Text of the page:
34. 34. Overview of the Digestive System 1 - the first part of the digestive system, where food enters the body. Chewing and salivary enzymes in the mouth are the beginning of the digestive process (breaking down the food). 2 - glands located in the mouth that produce saliva. Saliva contains enzymes that break down carbohydrates (starch) into smaller molecules. - the long tube between the mouth and the stomach. It uses rhythmic muscle movements (called peristalsis) to force food from the throat into the stomach. - rhythmic muscle movements that force food in the esophagus from the throat into the stomach. Peristalsis is involuntary - you cannot control it. It is also what allows you to eat and drink while upside-down. - a large organ located above and in front of the stomach. It filters toxins from the blood, and makes bile (which breaks down fats) and some blood proteins. - a sack-like, muscular organ that is attached to the esophagus. Both chemical and mechanical digestion takes place in the stomach. When food enters the stomach, it is churned in a bath of acids and enzymes. Salivary glands / Stomach / Mouth / Esophageus / Peristalsis / Liver 1 3 4 5 6 2 6 1 3 4 5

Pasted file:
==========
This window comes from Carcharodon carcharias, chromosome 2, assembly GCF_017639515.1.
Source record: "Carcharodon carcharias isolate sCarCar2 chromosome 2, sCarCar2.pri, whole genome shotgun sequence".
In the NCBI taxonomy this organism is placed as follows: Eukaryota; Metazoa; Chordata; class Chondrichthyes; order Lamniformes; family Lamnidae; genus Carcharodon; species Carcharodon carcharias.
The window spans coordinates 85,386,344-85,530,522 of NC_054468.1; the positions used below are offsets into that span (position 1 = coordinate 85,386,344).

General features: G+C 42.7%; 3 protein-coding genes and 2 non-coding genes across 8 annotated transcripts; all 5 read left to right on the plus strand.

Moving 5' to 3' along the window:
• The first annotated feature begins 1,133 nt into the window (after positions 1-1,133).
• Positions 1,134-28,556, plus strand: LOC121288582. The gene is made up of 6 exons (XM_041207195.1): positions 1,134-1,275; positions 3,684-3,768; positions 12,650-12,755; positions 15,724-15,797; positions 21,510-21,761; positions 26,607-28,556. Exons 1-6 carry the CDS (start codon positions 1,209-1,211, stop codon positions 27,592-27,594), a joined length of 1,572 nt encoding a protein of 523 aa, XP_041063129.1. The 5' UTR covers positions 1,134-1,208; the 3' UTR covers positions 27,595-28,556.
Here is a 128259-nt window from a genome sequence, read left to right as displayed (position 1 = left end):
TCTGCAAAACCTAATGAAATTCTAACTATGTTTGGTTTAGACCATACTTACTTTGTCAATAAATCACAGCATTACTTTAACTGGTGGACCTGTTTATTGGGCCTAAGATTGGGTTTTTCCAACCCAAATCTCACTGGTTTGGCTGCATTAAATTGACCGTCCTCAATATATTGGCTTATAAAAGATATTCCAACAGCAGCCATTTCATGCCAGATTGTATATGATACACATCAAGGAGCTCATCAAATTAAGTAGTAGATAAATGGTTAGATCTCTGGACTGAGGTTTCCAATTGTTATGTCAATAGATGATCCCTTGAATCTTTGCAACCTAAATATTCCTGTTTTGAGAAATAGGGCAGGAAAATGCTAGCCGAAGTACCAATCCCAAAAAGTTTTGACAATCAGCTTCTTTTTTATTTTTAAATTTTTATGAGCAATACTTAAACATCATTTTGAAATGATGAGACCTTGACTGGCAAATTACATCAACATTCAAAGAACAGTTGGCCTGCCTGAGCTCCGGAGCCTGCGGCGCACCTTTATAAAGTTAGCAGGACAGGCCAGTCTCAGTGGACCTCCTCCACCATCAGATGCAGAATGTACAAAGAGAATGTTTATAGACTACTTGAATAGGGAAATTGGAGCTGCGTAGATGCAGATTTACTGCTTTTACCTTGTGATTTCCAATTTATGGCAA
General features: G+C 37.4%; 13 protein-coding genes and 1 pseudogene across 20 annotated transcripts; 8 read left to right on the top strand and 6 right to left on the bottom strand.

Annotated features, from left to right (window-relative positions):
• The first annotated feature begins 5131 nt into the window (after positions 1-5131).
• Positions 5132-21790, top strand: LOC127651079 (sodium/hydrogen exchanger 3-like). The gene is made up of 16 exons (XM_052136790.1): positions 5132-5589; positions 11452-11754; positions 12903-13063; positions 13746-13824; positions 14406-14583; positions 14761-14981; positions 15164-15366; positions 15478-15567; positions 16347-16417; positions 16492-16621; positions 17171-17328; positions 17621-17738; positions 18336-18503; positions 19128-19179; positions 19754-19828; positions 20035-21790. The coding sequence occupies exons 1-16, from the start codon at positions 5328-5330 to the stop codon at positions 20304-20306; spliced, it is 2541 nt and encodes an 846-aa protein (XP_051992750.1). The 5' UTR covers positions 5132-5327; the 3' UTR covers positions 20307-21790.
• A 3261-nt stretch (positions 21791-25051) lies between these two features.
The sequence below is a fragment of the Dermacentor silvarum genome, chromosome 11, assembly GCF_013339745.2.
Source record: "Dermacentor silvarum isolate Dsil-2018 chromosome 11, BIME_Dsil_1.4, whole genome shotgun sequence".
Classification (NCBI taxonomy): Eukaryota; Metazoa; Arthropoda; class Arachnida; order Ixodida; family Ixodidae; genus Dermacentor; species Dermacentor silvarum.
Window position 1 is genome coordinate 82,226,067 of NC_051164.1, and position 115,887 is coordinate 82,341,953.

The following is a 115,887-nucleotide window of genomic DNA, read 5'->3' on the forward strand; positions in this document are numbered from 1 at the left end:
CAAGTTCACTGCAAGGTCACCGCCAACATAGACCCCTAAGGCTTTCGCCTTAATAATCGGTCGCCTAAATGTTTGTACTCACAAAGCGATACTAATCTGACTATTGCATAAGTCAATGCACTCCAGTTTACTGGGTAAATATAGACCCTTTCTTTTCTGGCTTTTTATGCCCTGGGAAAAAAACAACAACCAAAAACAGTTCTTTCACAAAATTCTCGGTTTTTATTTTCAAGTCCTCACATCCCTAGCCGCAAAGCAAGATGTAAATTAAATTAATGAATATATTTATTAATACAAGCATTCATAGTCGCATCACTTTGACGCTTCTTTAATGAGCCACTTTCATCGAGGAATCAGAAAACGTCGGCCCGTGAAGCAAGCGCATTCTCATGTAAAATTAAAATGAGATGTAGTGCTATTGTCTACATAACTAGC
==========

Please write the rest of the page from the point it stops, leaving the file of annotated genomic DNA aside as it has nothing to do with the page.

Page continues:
35. 35. - food in the stomach that is partly digested and mixed with stomach acids. It goes on to the small intestine for further digestion. - a small, sac-like organ located by the duodenum. It stores and releases bile (a digestive chemical which is produced in the liver) into the small intestine. - a digestive chemical that is produced in the liver, stored in the gall bladder, and secreted into the small intestine. - an enzyme-producing gland located below the stomach and above the intestines. Enzymes from the pancreas help in the digestion of carbohydrates, fats and proteins in the small intestine. - the first part of the small intestine; it is C-shaped and runs from the stomach to the jejunum. Overview of the Digestive System 2 4 5 1 2 3 Pancreas / Duodenum / Chyme / Gall bladder / Bile